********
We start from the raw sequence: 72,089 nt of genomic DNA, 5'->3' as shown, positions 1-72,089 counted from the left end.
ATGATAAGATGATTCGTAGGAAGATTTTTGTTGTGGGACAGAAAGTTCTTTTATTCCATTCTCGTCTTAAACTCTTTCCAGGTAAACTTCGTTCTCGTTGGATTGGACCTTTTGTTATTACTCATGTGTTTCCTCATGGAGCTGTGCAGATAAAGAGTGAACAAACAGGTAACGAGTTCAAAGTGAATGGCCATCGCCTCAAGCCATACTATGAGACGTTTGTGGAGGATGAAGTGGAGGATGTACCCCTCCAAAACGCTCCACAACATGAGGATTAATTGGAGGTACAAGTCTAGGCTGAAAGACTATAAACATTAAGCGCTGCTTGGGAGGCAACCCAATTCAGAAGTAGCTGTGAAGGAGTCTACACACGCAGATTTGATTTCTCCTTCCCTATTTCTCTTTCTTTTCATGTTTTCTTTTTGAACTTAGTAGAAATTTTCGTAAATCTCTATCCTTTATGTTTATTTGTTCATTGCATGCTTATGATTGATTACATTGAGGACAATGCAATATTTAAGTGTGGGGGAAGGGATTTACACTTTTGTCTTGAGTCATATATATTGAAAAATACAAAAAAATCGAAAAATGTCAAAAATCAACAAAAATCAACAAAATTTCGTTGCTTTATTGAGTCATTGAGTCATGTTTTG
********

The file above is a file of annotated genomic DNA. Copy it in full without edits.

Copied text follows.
We start from the raw sequence: 72,089 nt of genomic DNA, 5'->3' as shown, positions 1-72,089 counted from the left end.
ATGATAAGATGATTCGTAGGAAGATTTTTGTTGTGGGACAGAAAGTTCTTTTATTCCATTCTCGTCTTAAACTCTTTCCAGGTAAACTTCGTTCTCGTTGGATTGGACCTTTTGTTATTACTCATGTGTTTCCTCATGGAGCTGTGCAGATAAAGAGTGAACAAACAGGTAACGAGTTCAAAGTGAATGGCCATCGCCTCAAGCCATACTATGAGACGTTTGTGGAGGATGAAGTGGAGGATGTACCCCTCCAAAACGCTCCACAACATGAGGATTAATTGGAGGTACAAGTCTAGGCTGAAAGACTATAAACATTAAGCGCTGCTTGGGAGGCAACCCAATTCAGAAGTAGCTGTGAAGGAGTCTACACACGCAGATTTGATTTCTCCTTCCCTATTTCTCTTTCTTTTCATGTTTTCTTTTTGAACTTAGTAGAAATTTTCGTAAATCTCTATCCTTTATGTTTATTTGTTCATTGCATGCTTATGATTGATTACATTGAGGACAATGCAATATTTAAGTGTGGGGGAAGGGATTTACACTTTTGTCTTGAGTCATATATATTGAAAAATACAAAAAAATCGAAAAATGTCAAAAATCAACAAAAATCAACAAAATTTCGTTGCTTTATTGAGTCATTGAGTCATGTTTTG